After more than 10 years of partnership with agricultural workers on the Firestone Liberia rubber plantation in Harbel, the company is increasingly backtracking, including the unilateral firing of 13 percent of its workforce, says the Agriculture Agro-Processing and Industrial Workers Union of Liberia (AAIWUL). As the country’s largest employer—and therefore its employment-standards trendsetter—the union says the company’s reversal is having devastating consequences on the livelihood, rights and dignity of Liberia’s workers.
“Although we want jobs, we want good jobs,” said AAIWUL General Secretary Edwin Cisco. “Firestone Liberia is key.”
Workers’ gains on the Firestone Liberia plantation have increased in successive negotiated agreements with the company since 2008, including an end to child labor, improved pay, lower daily production quotas for rubber tappers, mechanized transportation of latex, improved housing, free education for workers’ children and access to medical clinics for workers and their families. The company’s partnership with its workers and subsequent improvements in conditions and pay have set country-wide standards for acceptable conditions of work.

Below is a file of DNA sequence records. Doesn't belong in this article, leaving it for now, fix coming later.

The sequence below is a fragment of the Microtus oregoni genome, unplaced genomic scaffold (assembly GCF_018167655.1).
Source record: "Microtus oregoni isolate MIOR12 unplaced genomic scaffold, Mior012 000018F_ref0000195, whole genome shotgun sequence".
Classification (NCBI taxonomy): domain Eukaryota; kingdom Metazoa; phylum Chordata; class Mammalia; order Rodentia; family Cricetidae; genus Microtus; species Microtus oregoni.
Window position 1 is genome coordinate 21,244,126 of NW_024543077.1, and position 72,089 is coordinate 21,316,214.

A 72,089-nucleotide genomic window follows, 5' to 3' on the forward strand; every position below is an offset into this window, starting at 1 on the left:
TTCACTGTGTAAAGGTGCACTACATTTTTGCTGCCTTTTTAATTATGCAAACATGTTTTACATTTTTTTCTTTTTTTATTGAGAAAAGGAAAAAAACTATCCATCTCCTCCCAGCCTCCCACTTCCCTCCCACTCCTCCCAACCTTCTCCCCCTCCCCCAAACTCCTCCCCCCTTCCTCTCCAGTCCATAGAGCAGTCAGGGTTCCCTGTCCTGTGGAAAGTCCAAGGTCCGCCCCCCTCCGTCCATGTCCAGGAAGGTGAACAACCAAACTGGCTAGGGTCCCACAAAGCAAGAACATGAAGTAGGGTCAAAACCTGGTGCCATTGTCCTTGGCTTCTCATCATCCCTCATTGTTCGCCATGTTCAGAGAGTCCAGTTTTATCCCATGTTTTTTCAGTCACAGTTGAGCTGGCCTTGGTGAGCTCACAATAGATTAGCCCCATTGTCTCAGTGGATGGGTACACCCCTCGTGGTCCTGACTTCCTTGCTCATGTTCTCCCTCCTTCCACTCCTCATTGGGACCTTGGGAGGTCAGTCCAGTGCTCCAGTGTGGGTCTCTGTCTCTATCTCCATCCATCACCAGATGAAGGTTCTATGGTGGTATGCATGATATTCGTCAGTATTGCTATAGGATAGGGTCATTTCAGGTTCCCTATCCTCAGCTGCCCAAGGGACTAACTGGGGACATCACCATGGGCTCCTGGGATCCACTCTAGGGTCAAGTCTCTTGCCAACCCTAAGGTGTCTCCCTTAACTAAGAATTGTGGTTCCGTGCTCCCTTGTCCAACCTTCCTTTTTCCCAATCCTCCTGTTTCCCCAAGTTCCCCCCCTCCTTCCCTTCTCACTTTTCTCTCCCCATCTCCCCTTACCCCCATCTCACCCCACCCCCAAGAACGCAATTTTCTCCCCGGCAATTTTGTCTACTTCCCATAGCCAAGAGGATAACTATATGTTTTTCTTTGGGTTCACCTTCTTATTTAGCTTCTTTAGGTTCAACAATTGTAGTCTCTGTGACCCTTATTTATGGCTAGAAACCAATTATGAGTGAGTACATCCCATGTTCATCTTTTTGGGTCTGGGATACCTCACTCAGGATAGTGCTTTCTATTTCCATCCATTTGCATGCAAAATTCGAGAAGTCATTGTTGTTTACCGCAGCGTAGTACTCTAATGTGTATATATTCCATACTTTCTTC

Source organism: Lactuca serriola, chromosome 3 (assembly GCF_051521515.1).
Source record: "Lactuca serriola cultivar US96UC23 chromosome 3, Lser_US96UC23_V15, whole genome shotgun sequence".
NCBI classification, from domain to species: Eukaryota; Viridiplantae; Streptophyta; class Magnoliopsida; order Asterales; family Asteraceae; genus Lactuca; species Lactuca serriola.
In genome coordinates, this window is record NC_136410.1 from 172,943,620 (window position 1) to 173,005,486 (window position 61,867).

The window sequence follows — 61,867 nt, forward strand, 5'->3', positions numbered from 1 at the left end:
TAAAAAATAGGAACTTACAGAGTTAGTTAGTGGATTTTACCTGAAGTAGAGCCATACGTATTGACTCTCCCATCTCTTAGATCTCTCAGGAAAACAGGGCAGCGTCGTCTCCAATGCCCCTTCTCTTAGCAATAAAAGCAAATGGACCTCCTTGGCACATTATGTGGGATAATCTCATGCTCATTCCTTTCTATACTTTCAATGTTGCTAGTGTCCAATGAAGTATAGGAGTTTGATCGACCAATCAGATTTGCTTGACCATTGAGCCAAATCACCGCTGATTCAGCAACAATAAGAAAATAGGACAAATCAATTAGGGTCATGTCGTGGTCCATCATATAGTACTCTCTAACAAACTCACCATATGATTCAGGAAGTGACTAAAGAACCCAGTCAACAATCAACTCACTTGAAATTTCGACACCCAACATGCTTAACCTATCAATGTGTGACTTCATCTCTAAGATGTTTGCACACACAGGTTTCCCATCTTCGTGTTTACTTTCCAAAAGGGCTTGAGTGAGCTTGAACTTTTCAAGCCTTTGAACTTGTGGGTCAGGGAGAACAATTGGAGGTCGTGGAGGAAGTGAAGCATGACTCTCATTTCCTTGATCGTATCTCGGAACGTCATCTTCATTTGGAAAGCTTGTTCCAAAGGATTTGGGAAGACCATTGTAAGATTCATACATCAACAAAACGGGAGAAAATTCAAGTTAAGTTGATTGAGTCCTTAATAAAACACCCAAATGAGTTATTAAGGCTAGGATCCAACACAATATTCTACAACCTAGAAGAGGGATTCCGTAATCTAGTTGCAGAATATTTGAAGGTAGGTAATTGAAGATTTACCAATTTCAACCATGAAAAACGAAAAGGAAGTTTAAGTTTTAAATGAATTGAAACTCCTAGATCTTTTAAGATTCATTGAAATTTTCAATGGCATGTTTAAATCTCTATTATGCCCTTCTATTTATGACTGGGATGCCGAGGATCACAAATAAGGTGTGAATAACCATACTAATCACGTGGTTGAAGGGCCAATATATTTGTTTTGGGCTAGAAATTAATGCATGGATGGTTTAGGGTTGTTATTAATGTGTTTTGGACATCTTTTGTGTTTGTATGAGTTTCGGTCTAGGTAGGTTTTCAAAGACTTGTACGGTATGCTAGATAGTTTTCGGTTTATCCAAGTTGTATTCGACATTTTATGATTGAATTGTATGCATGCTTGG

“Generation after generation of workers suffered. We cannot go back,” said Cisco.
Unfortunately, since former president Ellen Johnson Sirleaf’s leadership ended in 2018, Firestone Liberia is increasingly reversing direction. The company, AAIWUL says, is reneging on its promises and undermining the union with unlawful dismissals of its leaders and large-scale layoffs of full-time union members, who are being hired back as contract workers.
“They are paid off with pain in their hearts,” said AAIWUL President Abraham Nimene.
Firestone Liberia is setting a bad example for other employers investing in the country, including multinational palm oil companies such as Golden Veroleum, which AAIWUL is organizing. Workers harvesting palm oil sought the union’s help to remedy appalling conditions—including workers’ use of dangerous chemicals without personal protection or other safety measures.
In the union’s most serious challenge, Firestone Liberia is increasingly funneling full-time union members into informal contract positions. 320 workers laid off earlier this year were rehired as contractors, joining 2,505 other contractors already working without the benefits accruing to full-time workers. Contract employees are doing the same work as full-time workers, says AAIWUL, for less pay, under worse conditions and without the wages, benefits and social protections enjoyed by full-time workers who are represented by the union. The company says that more layoffs are coming next month.
“They are going to turn the entire workforce into precarious work, and we can’t allow this to happen,” said Nimene.